Dung is drying up in the yard. This is the fuel for the winter. Most of the villagers heat their houses with dung. It is not enough for the whole winter, but they cannot afford to buy wood. 

Zarif, Khdr’s wife, makes cheese.

“If there are buyers, who will buy the cheese for at least 1000 drams per kilo, we will sell,” Khdr says. “But now we are making it for ourselves. It costs us too much to take it to Yerevan or Aparan. But we give the milk to the cheese factory (it is in the same village) for 100 drams per liter.”

Khdr says jokingly that he is none of a Kurd, he is a real Armenian. “I do not breed sheep. There is no Kurd without sheep,” he says.     Khdr has four cows, chickens, geese and ducks. He does not breed sheep: there is no money to buy any. “But before the collapse of the Soviet Union, at the times of state farms, I had a hundreds head of sheep,” he recalls.

All these years Khdr’s all financial means were spent on the children; none was left for sheep.
All three of Khdr’s sons served in the army: two have already returned; the third one will be demobilized in the fall. (Six young men from Aragats are serving in the army now.)

“Two earned praises and medals during their service,” Khdr says with pride in his voice. When Serzh Sarkisyan (the Minister of Defense at that time) visited our village, he shook hands with me and congratulated me on having such sons.”

Khdr’s eldest son is at home. The younger one who is only 21 has left for Russia to earn his living.

“He has been moving from town to town for over a month already, and he cannot find a job,” Khdr says distressed. “He cannot return either; there are no jobs here either.”

All of his sons want to study.

“My eldest son is studying law, the younger one is studying to become a dental mechanic, and the youngest wants to become a machine-operator. But where will I find money to pay for their studies?”

Khdr’s family grows potatoes. “Potatoes are the only thing to grow in this cold climate,” he says. Besides, the village has no problems with drinking water, but it has no water to irrigate.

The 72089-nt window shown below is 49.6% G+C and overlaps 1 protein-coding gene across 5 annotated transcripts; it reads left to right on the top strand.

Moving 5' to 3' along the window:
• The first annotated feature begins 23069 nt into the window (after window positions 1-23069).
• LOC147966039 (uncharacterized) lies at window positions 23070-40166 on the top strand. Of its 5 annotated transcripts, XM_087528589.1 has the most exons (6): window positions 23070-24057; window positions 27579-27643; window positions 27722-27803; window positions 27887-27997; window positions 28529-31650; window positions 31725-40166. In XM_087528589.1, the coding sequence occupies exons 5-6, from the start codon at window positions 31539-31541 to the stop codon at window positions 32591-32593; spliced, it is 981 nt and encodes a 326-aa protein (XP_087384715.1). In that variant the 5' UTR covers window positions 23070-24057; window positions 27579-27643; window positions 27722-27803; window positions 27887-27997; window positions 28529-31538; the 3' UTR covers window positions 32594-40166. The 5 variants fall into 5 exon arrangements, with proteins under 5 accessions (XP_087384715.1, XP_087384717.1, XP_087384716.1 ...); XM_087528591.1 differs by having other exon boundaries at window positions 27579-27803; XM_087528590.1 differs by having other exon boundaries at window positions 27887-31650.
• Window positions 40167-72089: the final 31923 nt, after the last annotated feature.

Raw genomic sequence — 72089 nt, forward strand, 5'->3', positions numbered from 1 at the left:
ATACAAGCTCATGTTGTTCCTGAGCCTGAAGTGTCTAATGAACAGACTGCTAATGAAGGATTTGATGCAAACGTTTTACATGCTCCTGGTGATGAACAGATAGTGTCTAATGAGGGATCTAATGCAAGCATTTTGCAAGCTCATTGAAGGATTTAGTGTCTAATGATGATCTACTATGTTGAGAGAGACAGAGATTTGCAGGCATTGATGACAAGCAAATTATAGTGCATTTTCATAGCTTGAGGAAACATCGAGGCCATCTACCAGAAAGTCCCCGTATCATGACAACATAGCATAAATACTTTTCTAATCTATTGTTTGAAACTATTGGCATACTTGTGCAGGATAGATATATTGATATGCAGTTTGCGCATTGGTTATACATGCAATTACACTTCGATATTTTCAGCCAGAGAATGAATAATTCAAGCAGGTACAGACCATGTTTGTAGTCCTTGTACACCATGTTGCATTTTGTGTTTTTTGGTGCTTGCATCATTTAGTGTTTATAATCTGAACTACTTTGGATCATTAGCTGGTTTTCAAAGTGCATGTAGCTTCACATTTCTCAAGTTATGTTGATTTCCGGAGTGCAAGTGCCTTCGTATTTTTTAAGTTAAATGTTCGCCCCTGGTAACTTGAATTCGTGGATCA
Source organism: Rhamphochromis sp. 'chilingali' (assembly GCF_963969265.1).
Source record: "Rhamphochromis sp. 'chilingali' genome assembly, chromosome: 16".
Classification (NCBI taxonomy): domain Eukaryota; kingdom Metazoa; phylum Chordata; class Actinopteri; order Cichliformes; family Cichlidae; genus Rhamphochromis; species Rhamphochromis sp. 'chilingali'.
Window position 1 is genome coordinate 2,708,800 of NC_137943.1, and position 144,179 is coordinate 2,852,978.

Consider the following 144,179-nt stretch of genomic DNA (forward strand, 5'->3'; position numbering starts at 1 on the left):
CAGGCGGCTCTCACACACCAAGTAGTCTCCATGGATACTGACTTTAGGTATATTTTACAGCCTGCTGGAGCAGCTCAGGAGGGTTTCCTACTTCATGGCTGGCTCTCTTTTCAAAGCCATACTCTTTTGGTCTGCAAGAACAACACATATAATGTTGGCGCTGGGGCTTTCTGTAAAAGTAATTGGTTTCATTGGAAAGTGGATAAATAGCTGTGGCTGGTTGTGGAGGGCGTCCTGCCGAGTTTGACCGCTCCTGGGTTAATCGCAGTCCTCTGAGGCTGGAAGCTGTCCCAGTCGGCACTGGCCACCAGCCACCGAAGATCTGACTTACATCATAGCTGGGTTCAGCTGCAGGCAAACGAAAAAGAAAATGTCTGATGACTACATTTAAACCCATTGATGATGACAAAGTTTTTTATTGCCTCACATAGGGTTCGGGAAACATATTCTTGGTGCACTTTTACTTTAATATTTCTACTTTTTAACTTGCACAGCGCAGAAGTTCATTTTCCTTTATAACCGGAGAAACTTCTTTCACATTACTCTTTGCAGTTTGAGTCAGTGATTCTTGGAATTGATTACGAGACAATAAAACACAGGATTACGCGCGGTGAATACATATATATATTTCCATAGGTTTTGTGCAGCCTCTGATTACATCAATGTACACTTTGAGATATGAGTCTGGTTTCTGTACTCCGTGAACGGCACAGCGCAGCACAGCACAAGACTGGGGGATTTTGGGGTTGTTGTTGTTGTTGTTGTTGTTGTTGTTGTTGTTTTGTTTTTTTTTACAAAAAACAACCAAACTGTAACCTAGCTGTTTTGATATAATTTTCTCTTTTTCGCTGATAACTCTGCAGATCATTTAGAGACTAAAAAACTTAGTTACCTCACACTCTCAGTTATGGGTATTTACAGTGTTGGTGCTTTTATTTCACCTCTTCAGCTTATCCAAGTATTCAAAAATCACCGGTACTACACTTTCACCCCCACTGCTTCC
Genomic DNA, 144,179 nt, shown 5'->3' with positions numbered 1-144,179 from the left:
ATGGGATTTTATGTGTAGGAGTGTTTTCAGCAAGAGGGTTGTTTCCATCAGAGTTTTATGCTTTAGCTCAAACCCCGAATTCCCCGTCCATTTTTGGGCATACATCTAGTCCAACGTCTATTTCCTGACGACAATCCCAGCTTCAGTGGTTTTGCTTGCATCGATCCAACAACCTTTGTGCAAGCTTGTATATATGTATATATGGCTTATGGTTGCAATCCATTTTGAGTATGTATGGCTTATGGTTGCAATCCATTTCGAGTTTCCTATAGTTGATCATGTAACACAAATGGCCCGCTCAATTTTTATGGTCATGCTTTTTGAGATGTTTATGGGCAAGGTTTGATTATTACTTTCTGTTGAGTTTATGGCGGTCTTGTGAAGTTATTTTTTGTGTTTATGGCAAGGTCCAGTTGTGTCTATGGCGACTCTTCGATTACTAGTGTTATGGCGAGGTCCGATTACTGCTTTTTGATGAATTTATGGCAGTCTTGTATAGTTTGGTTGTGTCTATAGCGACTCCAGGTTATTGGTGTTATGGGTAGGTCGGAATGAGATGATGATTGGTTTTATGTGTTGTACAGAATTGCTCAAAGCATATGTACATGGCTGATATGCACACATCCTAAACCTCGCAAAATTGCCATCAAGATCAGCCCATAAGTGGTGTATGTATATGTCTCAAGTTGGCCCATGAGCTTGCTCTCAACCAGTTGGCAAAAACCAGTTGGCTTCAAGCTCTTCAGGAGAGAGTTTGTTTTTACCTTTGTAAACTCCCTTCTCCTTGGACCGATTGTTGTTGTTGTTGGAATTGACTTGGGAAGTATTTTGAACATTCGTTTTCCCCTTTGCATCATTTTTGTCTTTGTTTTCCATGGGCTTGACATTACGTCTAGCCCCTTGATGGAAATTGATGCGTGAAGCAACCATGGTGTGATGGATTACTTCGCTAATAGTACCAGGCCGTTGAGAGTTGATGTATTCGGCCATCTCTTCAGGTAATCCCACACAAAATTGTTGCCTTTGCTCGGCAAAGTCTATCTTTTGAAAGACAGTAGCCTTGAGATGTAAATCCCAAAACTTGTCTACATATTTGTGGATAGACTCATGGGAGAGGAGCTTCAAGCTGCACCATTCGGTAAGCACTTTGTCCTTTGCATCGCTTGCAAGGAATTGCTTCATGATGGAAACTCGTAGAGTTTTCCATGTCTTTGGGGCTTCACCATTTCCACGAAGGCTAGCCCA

Gas pipes have recently been installed in neighboring Ria Taza. Khdr says that they promised to install the pipes in their village, too, but most likely very few will enjoy the blue fuel: it is very expensive to install pipes from the main line to the houses. 

“It is not easy to live in the village,” Bimbash shakes his head. “The problems are the same in all villages.”

Bimbash moved over to Alagyaz from the region center of Aparan 15 years ago. He says that even though most of the residents of the village are the off-springs of the refugees during the Armenian massacres of Kurd-Yezidis, his ancestors came here much earlier, in the 19th century (the first Kurd truly appeared in Armenia in the mid 19th century.) If in Aparan the Kurds were a minority in comparison with Armenians, in Alagyaz there are only three Armenian families out of one hundred present. However, both here and in Aparan Armenians and Kurds do not lay differences between themselves.
“When in other regions, for example, in the Ararat valley conflicts of everyday life arise between Armenians and the Kurds (Yezidis),” Ghahraman Aloyan, the History teacher at the Alagyaz school says, “The Kurd (Yezid) is to blame. This is not actually a manifestation of racism; rather this is because Armenians stay aloof towards the representatives of ethnic minorities. But we do not have such things here, we are all equal.”

Both Bimbash and the other residents of the village emphasize the fact that they have always lived well in Armenia, unlike anywhere else. Both nations have similar cultures, ways of life, and fates. Both Kurds and Armenians consider the dhol, the zurna, and the saz their national musical instruments. Both peoples have common holidays and traditions.